Google coddles its employees with free food, massages and other lavish perks, yet some of its best engineers still grouse about their jobs and bosses as they struggle to get assignments done.
The Internet company tackled the puzzling problem with a study that concluded how teams work together is more important than who is on a team.
That's not exactly rocket science, but it's an example of how companies are spending more time trying to understand how to build the most productive and cohesive teams. It's a high priority because the best products and ideas increasingly are springing from people working together.
"It's becoming difficult to think of companies that aren't depending on teams," says Amy Randel, a professor of management at San Diego State University. "And usually nothing is more important than having a goal that inspires and organizes people's efforts."
Google's study, based on data analysis, found that teams work best when their members feel like they can take risks, can count on each other, have clear goals and believe their work matters.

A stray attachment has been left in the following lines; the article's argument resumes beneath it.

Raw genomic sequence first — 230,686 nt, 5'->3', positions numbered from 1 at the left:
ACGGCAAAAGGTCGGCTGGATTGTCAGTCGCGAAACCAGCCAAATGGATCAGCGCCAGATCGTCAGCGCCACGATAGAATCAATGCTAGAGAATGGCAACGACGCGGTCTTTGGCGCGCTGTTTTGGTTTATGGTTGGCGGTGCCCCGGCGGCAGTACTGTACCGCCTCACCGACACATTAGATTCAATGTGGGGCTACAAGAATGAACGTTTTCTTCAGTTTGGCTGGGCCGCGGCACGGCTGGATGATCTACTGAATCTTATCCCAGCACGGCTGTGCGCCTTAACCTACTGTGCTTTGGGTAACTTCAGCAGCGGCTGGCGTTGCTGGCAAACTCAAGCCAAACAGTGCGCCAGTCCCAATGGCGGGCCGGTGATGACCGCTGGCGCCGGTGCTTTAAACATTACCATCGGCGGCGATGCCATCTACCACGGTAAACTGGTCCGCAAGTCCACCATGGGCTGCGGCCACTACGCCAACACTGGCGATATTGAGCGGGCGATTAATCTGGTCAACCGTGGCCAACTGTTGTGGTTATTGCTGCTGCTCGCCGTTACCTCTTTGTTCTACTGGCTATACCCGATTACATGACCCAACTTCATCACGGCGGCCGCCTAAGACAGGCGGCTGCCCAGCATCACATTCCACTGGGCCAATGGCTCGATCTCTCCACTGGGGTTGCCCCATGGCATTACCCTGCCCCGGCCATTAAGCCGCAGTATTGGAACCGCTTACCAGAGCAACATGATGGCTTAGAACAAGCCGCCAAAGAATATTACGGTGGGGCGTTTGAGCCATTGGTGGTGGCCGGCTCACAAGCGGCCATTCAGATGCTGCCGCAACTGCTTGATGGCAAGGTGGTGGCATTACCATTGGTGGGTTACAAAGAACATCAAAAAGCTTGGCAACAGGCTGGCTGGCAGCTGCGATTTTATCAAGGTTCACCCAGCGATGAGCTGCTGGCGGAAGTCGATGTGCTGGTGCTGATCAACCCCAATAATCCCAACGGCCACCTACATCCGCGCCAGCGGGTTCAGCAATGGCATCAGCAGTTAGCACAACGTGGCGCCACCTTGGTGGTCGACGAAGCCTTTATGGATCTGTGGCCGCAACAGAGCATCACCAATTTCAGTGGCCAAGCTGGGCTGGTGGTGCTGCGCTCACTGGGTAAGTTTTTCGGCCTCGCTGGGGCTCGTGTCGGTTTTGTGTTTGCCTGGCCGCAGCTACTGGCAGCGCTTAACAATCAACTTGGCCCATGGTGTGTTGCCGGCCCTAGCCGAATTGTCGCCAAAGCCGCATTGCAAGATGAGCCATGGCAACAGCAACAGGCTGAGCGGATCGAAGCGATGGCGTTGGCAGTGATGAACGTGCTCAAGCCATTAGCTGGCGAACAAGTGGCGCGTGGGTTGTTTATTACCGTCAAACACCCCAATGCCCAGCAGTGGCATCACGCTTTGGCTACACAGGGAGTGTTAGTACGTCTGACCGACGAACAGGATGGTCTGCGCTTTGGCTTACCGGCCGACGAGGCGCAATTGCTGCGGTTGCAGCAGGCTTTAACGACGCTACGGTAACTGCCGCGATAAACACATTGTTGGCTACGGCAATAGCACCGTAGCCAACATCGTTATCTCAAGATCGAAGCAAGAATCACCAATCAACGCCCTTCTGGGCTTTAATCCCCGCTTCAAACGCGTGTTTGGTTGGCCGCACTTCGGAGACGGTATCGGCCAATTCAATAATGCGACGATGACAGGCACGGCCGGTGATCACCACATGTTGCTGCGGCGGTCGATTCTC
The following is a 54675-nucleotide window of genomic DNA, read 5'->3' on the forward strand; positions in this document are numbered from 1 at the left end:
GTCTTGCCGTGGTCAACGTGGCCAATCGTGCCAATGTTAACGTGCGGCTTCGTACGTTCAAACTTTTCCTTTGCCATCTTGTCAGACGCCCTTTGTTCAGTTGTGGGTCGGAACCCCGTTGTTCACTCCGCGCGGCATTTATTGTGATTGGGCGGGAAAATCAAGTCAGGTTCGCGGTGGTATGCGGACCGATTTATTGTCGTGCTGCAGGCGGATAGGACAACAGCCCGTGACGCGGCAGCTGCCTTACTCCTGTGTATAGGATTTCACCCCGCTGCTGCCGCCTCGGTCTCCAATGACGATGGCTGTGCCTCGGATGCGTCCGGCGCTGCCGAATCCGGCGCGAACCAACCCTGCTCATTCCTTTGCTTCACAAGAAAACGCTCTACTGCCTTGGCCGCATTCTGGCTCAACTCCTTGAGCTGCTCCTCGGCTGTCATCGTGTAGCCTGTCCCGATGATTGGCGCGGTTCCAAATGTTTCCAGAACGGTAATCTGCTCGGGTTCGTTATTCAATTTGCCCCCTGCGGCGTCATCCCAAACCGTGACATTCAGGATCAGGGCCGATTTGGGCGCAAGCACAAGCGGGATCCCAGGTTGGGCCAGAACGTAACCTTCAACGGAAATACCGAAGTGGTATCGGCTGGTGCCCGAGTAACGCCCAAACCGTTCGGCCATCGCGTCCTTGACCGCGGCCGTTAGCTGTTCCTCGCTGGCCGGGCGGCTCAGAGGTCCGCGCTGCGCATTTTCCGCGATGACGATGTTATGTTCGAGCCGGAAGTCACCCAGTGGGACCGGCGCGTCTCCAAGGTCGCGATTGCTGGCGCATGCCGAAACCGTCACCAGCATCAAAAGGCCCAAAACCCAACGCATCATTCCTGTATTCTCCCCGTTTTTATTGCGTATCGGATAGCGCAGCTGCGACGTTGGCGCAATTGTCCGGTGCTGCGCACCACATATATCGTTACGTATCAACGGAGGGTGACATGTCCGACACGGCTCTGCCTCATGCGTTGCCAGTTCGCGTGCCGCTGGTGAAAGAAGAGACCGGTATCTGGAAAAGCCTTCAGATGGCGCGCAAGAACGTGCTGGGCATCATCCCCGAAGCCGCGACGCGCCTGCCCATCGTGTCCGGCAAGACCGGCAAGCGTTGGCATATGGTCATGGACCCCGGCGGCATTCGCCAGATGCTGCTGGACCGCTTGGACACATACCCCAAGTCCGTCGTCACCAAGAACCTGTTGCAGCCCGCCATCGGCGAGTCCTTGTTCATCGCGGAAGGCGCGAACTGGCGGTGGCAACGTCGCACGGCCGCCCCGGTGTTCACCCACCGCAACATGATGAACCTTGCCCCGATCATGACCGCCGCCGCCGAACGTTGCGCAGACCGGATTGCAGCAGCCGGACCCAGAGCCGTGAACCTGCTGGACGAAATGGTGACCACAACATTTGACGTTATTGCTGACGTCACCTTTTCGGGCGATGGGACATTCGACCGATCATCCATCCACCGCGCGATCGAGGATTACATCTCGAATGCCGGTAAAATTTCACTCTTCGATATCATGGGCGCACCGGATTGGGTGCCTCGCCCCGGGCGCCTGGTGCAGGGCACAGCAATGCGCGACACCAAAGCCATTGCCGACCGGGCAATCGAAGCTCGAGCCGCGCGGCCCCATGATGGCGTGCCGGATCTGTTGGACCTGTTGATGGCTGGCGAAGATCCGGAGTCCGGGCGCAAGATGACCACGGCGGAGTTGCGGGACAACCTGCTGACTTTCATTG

Some of those findings were reinforced by a recent study published in the Academy of Management Journal by Jasmine Hu, an assistant professor of management at Notre Dame University and Robert Liden, a management professor at the University of Illinois at Chicago. That analysis of 67 different teams working at six different companies found employees excel when they feel their work will help the colleagues, customers and community.
"The social aspect of teams is very important because many times people are just not motivated to work for money alone," Hu says. "They want to have the opportunity to achieve a positive impact on the lives of others."